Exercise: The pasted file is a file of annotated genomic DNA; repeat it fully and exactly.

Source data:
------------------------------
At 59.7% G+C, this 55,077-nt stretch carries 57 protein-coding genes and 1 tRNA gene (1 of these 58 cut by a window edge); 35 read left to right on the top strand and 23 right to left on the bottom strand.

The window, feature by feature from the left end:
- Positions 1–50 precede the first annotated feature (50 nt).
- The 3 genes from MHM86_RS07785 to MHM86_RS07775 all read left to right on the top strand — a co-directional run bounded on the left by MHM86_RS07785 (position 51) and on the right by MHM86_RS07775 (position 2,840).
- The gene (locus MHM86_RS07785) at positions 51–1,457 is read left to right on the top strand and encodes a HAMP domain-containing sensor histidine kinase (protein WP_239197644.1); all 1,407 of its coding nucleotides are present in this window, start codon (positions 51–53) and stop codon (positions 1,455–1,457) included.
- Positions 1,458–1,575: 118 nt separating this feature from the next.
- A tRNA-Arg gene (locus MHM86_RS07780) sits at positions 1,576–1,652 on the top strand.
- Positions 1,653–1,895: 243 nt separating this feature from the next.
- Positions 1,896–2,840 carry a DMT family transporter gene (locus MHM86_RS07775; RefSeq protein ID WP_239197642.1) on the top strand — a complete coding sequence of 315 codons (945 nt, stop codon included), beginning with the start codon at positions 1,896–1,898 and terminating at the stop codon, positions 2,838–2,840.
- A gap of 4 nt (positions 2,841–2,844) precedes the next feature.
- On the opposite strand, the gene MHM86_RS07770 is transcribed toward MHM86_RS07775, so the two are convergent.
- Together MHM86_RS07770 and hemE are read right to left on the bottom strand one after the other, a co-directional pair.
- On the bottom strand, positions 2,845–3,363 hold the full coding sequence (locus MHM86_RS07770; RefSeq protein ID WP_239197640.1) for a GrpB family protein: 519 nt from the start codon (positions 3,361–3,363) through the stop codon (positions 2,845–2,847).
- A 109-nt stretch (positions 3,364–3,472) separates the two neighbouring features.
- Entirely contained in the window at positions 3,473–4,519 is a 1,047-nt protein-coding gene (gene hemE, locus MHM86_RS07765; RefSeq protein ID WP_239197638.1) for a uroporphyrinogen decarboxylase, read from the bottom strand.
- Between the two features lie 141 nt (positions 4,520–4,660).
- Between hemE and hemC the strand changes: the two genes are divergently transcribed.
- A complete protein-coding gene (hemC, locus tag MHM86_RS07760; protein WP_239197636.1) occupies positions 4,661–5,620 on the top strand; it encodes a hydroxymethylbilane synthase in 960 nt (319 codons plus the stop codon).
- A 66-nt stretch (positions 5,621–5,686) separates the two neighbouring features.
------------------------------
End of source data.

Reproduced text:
At 59.7% G+C, this 55,077-nt stretch carries 57 protein-coding genes and 1 tRNA gene (1 of these 58 cut by a window edge); 35 read left to right on the top strand and 23 right to left on the bottom strand.

The window, feature by feature from the left end:
- Positions 1–50 precede the first annotated feature (50 nt).
- The 3 genes from MHM86_RS07785 to MHM86_RS07775 all read left to right on the top strand — a co-directional run bounded on the left by MHM86_RS07785 (position 51) and on the right by MHM86_RS07775 (position 2,840).
- The gene (locus MHM86_RS07785) at positions 51–1,457 is read left to right on the top strand and encodes a HAMP domain-containing sensor histidine kinase (protein WP_239197644.1); all 1,407 of its coding nucleotides are present in this window, start codon (positions 51–53) and stop codon (positions 1,455–1,457) included.
- Positions 1,458–1,575: 118 nt separating this feature from the next.
- A tRNA-Arg gene (locus MHM86_RS07780) sits at positions 1,576–1,652 on the top strand.
- Positions 1,653–1,895: 243 nt separating this feature from the next.
- Positions 1,896–2,840 carry a DMT family transporter gene (locus MHM86_RS07775; RefSeq protein ID WP_239197642.1) on the top strand — a complete coding sequence of 315 codons (945 nt, stop codon included), beginning with the start codon at positions 1,896–1,898 and terminating at the stop codon, positions 2,838–2,840.
- A gap of 4 nt (positions 2,841–2,844) precedes the next feature.
- On the opposite strand, the gene MHM86_RS07770 is transcribed toward MHM86_RS07775, so the two are convergent.
- Together MHM86_RS07770 and hemE are read right to left on the bottom strand one after the other, a co-directional pair.
- On the bottom strand, positions 2,845–3,363 hold the full coding sequence (locus MHM86_RS07770; RefSeq protein ID WP_239197640.1) for a GrpB family protein: 519 nt from the start codon (positions 3,361–3,363) through the stop codon (positions 2,845–2,847).
- A 109-nt stretch (positions 3,364–3,472) separates the two neighbouring features.
- Entirely contained in the window at positions 3,473–4,519 is a 1,047-nt protein-coding gene (gene hemE, locus MHM86_RS07765; RefSeq protein ID WP_239197638.1) for a uroporphyrinogen decarboxylase, read from the bottom strand.
- Between the two features lie 141 nt (positions 4,520–4,660).
- Between hemE and hemC the strand changes: the two genes are divergently transcribed.
- A complete protein-coding gene (hemC, locus tag MHM86_RS07760; protein WP_239197636.1) occupies positions 4,661–5,620 on the top strand; it encodes a hydroxymethylbilane synthase in 960 nt (319 codons plus the stop codon).
- A 66-nt stretch (positions 5,621–5,686) separates the two neighbouring features.